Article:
The first bones of the Supersaurus, the largest of the giant reptiles, were discovered near Delta in 1972 by Delta rockhound Vivian Jones.
The Brachiosaurus, a gigantic plant-eating dinosaur, was first described and named by paleontologist Elmer S. Riggs from a partial skeleton he recovered near Grand Junction in 1900.
Riggs Hill was the site of the 1900 discovery of the first bones of a Brachiosaurus, a plant-eating dinosaur that stood for decades as the largest of the giant reptiles.
The Delta County Historical Society Museum has historical artifacts focused on pioneer life, but the top attraction is a collection of dinosaur bones donated by Vivian Jones, a rockhound who discovered two new species of dinosaurs in the 1970s.
The Dry Mesa Quarry was developed after Delta rockhound Vivian Jones discovered bones from what turned out to be two new dinosaurs, the Supersaurus and Torvosaurus.
Staff The Black Ridge Canyons Wilderness features canyons up to 1,000 feet deep and up to 12 miles long that contain spires and windows carved out of red sandstone and pinon, juniper, cottonwood and box elder. Two highlights are the vast alcove in Mee Canyon and the arches in Rattlesnake Canyon. The sandstone canyons and monoliths resemble those in the neighboring Colorado National Monument, while the arches resemble those at…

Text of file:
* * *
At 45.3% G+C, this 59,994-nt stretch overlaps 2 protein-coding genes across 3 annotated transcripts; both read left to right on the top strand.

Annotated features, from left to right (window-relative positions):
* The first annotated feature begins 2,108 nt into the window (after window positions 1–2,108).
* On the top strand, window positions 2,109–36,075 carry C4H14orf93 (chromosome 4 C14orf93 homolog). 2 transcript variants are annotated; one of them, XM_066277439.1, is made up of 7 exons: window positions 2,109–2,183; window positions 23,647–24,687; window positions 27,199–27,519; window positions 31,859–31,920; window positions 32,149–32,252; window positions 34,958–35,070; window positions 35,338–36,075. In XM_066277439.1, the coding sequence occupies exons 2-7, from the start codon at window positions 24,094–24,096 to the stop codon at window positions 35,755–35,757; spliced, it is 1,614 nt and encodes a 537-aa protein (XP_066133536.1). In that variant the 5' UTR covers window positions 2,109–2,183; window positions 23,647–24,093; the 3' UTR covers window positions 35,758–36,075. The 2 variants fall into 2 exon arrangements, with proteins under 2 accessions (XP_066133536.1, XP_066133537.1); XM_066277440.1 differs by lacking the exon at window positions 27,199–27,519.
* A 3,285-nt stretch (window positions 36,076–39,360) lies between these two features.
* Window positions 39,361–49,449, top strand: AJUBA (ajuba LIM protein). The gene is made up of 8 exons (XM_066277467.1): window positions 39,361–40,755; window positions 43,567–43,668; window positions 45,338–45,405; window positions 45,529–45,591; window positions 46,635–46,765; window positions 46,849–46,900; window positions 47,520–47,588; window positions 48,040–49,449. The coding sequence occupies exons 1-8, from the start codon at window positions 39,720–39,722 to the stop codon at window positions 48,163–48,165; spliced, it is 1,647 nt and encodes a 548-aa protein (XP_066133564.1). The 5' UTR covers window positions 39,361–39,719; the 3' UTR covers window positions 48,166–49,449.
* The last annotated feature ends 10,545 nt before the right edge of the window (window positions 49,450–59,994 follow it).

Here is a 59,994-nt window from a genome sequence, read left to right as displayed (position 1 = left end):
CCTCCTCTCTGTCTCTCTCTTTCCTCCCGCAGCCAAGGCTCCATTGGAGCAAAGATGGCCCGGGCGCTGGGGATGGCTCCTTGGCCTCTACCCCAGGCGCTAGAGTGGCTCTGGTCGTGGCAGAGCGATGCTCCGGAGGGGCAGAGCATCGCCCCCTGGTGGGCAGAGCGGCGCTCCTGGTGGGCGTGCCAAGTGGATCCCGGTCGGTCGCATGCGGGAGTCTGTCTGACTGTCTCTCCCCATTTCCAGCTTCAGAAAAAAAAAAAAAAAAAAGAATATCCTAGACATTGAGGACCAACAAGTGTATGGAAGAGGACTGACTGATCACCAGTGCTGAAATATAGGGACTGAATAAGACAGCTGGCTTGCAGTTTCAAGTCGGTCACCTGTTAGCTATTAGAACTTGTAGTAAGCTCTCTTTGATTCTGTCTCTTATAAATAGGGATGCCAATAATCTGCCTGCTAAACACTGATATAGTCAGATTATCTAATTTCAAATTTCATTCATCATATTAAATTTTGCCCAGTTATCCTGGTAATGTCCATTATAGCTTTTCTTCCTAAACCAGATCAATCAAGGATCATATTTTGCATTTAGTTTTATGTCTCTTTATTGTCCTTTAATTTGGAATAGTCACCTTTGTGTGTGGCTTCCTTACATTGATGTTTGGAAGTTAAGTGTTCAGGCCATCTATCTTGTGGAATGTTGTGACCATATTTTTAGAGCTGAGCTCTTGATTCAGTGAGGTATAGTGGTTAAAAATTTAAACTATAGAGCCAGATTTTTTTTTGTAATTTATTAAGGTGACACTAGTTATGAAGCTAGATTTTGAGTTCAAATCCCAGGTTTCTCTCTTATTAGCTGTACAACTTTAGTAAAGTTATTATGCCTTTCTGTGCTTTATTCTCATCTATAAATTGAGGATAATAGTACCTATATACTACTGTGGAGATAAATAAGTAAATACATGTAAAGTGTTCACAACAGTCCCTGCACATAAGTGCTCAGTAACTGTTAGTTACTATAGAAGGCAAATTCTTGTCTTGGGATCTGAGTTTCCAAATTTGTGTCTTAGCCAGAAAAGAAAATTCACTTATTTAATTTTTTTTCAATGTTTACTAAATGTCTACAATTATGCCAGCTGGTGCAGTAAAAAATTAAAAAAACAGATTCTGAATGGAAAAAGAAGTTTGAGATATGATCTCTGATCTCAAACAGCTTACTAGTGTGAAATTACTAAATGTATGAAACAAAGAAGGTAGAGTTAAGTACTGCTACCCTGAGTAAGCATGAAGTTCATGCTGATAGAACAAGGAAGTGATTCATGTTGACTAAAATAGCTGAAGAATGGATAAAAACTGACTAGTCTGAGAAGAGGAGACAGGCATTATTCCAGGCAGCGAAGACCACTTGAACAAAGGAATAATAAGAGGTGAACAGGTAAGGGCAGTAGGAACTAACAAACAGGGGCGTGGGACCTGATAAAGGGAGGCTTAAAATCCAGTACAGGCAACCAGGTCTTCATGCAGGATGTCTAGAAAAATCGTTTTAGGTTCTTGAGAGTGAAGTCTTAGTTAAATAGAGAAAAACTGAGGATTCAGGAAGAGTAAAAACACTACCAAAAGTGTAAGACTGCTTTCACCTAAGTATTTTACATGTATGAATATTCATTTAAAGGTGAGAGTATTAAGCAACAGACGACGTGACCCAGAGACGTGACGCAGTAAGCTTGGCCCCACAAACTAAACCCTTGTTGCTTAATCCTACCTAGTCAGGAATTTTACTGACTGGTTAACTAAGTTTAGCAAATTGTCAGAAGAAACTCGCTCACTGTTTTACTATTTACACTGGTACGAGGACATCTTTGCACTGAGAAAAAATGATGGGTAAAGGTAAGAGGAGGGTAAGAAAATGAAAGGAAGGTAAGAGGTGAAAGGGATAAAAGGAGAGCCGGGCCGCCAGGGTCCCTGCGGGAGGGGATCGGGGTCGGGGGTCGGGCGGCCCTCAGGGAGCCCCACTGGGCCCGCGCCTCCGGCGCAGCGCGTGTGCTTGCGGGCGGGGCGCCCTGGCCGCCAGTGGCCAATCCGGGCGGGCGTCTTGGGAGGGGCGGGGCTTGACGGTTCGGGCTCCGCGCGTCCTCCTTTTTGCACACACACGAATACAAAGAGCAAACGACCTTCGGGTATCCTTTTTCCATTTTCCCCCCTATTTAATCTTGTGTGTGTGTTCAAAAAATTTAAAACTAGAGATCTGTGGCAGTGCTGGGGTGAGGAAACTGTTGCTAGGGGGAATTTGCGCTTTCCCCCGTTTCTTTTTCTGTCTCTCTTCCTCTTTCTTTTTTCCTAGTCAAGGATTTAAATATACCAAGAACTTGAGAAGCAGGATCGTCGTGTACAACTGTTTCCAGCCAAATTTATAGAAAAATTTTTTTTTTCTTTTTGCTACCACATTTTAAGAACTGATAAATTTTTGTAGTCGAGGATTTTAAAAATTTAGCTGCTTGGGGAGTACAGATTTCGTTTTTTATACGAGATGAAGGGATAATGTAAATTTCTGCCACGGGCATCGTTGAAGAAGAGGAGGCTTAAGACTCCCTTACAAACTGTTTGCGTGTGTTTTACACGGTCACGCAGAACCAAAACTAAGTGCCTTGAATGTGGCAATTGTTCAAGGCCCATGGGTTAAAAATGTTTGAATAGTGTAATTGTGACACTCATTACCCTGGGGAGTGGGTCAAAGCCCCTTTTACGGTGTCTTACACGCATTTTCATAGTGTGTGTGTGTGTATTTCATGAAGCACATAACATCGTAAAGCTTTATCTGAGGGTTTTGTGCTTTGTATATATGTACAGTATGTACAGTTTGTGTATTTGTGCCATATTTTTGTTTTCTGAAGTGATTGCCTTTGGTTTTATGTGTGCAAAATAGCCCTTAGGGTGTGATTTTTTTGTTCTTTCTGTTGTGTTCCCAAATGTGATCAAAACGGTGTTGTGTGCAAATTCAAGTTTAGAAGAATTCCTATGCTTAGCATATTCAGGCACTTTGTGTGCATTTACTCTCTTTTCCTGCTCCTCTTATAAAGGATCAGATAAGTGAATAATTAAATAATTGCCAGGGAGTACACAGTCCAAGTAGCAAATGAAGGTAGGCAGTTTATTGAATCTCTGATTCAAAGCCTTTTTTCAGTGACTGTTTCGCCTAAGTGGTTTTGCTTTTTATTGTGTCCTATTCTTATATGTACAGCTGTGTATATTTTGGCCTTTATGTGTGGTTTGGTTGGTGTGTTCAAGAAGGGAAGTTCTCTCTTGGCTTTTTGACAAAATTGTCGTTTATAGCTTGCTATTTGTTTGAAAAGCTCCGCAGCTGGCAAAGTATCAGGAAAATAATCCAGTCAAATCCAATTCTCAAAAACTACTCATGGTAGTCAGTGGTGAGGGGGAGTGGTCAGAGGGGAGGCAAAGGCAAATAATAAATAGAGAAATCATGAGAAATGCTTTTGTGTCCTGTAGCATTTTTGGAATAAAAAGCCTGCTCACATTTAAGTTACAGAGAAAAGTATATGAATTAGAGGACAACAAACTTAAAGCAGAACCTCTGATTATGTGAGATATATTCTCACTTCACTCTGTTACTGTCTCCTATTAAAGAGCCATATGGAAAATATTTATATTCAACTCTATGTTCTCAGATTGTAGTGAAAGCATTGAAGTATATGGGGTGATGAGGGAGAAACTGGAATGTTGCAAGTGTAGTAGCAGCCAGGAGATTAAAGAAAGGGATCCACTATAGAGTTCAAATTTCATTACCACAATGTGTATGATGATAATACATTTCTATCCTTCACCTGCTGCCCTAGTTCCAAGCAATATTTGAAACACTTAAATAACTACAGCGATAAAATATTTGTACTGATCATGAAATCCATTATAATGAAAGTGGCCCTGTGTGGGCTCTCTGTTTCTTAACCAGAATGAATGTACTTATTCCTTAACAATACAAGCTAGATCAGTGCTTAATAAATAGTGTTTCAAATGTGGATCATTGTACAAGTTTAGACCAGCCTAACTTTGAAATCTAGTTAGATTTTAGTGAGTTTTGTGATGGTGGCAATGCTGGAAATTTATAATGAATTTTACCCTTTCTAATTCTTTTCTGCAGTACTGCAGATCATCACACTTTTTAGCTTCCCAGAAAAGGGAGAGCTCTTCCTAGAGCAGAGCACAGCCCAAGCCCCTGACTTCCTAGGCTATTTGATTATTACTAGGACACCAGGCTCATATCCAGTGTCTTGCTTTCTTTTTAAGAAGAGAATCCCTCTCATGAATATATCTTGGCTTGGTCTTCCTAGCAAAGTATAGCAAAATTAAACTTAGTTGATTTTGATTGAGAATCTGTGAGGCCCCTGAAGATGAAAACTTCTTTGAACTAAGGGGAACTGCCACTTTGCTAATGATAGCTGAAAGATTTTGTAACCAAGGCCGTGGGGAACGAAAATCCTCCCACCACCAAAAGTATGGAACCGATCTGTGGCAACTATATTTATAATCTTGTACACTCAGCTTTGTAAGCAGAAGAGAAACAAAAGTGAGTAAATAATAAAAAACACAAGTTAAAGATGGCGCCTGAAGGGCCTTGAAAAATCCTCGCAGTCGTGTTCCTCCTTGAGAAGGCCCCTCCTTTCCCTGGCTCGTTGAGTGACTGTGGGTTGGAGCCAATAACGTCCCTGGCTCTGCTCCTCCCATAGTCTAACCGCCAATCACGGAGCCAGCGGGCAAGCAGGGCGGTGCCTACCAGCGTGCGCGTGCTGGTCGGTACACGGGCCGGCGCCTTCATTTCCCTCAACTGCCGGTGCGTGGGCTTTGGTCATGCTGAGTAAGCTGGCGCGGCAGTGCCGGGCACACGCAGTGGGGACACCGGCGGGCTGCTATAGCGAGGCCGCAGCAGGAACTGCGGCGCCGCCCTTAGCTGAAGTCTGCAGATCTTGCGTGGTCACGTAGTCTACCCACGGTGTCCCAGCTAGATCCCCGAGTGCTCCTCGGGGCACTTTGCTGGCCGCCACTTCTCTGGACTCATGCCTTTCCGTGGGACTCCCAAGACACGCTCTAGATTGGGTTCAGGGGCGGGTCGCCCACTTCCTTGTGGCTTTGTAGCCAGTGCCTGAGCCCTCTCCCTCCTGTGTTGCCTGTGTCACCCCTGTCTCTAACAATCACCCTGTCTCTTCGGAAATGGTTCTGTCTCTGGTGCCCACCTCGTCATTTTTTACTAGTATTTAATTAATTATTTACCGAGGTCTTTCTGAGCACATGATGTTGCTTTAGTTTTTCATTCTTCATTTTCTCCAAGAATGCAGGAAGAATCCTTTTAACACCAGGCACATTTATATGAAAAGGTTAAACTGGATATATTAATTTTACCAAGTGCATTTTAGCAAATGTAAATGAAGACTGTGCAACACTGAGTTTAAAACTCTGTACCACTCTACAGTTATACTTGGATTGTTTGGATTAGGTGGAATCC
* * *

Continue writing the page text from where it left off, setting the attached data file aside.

At Dinosaur Hill, paleontologist Elmer Riggs discovered two-thirds of the skeleton of a 70-foot-long, 30-ton Apatosaurus in 1900.
A one-mile trail tells about the discoveries at the Fruita Paleontological Area, including the smallest known dinosaur and a crocodile from the Jurassic period.
Staff The McInnis Canyons National Conservation Area features sandstone canyons, arches and monoliths, three key sites for dinosaur discoveries, the Black Ridge Canyons Wilderness and world-class mountain biking trails. The 123,430-acre conservation area, created in 2000, covers a stretch of the Colorado Plateau and the Colorado River west of Grand Junction and is administered by the federal Bureau of Land Management. It was named after former U.S. Rep Scott McInnis,…
Staff The Rabbit Valley Natural Area preserves one of the Grand Junction area’s leading quarries for dinosaur remains. It is 30 miles west of the city on Interstate 70. The site can be explored through a Trail through Time and is administered by the Museum of Western Colorado and federal Bureau of Land Management. Paleontologists continue to excavate the site. The dinosaur remains recovered from the Mygatt-Moore Quarry include the…